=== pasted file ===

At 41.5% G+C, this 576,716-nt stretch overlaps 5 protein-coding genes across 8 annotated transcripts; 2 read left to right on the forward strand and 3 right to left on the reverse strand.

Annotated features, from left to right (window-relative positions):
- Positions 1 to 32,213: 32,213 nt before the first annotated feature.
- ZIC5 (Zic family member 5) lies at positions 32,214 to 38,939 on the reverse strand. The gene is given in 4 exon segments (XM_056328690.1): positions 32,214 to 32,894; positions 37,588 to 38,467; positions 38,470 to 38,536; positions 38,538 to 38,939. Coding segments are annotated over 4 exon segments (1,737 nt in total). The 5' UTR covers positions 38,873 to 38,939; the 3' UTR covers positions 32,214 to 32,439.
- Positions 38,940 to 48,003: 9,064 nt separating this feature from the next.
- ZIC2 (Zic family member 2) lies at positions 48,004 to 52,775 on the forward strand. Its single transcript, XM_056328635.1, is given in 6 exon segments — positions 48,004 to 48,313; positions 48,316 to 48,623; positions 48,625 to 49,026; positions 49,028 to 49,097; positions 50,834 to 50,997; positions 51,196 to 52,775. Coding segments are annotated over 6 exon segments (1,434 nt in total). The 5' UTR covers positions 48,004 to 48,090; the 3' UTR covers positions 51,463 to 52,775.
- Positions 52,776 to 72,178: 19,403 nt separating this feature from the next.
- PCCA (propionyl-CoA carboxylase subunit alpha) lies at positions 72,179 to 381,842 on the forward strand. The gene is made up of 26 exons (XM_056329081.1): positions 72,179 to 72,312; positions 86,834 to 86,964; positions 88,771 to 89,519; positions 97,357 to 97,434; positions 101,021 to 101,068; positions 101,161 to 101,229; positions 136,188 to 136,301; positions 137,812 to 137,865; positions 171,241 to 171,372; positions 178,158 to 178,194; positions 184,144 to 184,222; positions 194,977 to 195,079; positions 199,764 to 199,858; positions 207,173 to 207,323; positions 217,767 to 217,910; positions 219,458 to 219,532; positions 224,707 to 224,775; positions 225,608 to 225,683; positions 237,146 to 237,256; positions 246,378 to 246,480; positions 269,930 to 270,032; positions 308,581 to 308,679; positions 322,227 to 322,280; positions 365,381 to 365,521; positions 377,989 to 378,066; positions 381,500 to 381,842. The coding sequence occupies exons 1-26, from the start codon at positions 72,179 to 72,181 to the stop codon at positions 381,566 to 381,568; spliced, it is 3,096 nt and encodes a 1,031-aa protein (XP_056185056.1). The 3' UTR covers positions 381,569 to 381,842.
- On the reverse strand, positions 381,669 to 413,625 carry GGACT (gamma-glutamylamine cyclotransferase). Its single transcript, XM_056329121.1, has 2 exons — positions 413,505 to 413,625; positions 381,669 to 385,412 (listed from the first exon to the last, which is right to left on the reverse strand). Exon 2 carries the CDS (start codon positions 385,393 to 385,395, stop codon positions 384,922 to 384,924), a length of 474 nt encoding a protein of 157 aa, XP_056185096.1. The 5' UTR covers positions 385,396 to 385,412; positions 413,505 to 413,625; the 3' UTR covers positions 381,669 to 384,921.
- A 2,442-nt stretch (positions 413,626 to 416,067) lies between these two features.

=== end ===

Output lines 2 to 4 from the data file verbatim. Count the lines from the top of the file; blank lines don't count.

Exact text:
Annotated features, from left to right (window-relative positions):
- Positions 1 to 32,213: 32,213 nt before the first annotated feature.
- ZIC5 (Zic family member 5) lies at positions 32,214 to 38,939 on the reverse strand. The gene is given in 4 exon segments (XM_056328690.1): positions 32,214 to 32,894; positions 37,588 to 38,467; positions 38,470 to 38,536; positions 38,538 to 38,939. Coding segments are annotated over 4 exon segments (1,737 nt in total). The 5' UTR covers positions 38,873 to 38,939; the 3' UTR covers positions 32,214 to 32,439.